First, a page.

First, select a section of room tone. Then go to Effect > Noise Reduction on the menu bar. Click on Get Noise Profile under Step 1. Then, select the whole track or the section of the track you want to run noise reduction on and go to Effect > Noise Reduction again. This time, click OK. You will see that the sound waves of the track / selection subtly changes.
Amplify: The Amplify effect increases the amplitude of the selected sound waves, hence increasing the volume. Note that there a limit to how much a sound can be amplified using a audio editing software, so it is more important for you to monitor while recording to make sure you are getting adequate volume of sound to begin with. You can find the Amplify effect under Effect > Amplify in the menu bar.
Saving your Files
There are multiple ways of saving the recorded files.
- File > Save Project: This means that you are going to only be able to open this file using Audacity. But it also means that all of your tracks will be loaded on a single project file, and if you had made changes to your tracks, all of those edits will also be saved. This is similar to saving a photoshop file as .psd file so when the file is reopened, all of your layers are present.
- File > Export > Export Audio...: This option will collapse all the tracks you have on the particular Audacity project into a single sound file. This would be similar to saving a photoshop file as a image format, such as .jpeg or .png. This is probably not the option that you are looking for if whatever you have in your Audacity project window is not exactly how you want your final product to be. This option ignores whether individual tracks are put on mute.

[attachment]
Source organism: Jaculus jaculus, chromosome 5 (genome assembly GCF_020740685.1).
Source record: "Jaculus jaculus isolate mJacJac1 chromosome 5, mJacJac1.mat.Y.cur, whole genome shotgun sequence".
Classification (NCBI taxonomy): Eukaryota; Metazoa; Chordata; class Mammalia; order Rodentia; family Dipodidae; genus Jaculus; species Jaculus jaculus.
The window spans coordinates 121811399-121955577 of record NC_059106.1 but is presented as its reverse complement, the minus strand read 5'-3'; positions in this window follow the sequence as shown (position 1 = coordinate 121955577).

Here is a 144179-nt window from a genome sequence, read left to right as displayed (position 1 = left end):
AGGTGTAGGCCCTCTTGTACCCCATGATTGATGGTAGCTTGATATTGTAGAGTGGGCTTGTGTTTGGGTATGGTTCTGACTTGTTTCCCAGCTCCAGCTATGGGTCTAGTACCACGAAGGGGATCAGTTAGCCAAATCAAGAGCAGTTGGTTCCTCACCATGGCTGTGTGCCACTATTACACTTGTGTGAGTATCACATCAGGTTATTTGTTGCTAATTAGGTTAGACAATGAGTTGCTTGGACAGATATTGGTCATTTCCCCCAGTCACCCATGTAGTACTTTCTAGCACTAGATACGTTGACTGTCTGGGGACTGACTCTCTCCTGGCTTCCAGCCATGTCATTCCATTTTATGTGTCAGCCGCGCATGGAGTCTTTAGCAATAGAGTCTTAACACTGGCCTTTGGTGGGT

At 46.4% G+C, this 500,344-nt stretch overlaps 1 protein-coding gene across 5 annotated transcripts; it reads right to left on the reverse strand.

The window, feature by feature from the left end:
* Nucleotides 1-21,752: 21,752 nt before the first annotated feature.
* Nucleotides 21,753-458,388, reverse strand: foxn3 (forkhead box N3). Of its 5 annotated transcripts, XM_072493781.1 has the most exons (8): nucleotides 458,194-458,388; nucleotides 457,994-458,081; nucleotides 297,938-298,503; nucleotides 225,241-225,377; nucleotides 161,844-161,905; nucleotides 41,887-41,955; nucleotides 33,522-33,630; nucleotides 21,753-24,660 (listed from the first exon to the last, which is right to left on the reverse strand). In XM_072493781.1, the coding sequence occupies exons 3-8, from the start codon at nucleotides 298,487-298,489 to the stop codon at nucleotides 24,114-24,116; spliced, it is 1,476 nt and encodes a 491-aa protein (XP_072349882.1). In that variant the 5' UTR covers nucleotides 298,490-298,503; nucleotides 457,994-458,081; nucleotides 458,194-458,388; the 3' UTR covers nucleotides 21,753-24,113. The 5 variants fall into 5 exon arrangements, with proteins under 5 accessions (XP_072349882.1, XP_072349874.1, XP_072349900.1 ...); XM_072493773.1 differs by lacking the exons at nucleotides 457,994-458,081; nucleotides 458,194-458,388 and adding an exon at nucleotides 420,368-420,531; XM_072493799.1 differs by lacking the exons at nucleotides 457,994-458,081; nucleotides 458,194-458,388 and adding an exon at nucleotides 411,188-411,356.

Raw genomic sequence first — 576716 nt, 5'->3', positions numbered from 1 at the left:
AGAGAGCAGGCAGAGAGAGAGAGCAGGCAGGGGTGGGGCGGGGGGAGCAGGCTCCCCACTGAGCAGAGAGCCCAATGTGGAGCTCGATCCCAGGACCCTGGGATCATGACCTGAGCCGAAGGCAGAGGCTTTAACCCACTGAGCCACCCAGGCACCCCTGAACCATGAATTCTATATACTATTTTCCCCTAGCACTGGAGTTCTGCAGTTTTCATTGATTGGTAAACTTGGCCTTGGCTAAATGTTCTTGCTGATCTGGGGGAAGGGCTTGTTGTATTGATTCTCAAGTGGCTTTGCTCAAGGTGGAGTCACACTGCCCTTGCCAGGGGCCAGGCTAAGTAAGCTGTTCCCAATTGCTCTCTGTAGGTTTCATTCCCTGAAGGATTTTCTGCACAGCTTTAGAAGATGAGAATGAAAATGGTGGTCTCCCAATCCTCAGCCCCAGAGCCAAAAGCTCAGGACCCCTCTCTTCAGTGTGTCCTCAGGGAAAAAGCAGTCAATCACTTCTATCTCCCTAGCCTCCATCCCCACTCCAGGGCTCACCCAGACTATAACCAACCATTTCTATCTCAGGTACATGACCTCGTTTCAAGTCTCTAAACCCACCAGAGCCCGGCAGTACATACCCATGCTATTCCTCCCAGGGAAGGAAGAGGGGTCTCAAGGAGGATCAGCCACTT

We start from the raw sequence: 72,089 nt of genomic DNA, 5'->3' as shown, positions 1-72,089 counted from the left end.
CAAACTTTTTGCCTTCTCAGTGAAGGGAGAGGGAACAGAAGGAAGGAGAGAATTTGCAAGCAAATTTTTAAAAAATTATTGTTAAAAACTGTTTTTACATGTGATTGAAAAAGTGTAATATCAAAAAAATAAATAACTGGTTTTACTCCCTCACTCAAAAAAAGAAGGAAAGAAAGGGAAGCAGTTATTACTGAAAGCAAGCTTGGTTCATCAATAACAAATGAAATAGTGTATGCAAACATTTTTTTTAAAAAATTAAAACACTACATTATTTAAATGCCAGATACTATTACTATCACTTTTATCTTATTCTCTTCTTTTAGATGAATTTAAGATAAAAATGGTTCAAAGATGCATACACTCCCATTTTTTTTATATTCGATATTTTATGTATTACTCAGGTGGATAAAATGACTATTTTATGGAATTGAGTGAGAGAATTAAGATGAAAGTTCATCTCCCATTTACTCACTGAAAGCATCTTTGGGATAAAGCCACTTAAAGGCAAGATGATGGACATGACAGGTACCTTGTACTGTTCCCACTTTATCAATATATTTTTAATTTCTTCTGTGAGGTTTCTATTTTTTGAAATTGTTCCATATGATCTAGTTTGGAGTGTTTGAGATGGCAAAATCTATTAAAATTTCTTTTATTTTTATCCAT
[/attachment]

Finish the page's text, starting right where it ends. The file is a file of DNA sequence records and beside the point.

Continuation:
- You can save your audio file in different formats. Above image shows you all the available options of file formats you can export your audio in. The most commonly used audio formats are .wav and .mp3
- If you have multiple tracks for your Audacity project, the Export Audio option will give you a warning like the above image. It is simply telling you that all of your tracks will be collapsed into one single audio file. If that is what you want, you can go ahead and click OK.
- File > Export > Export Selected Audio...: This option exports out the tracks you have selected as one single sound file. The selected tracks will become highlighted in blue, and you can select multiple tracks by clicking on tracks with the shift key down. The selected tracks get combined together into one single sound file.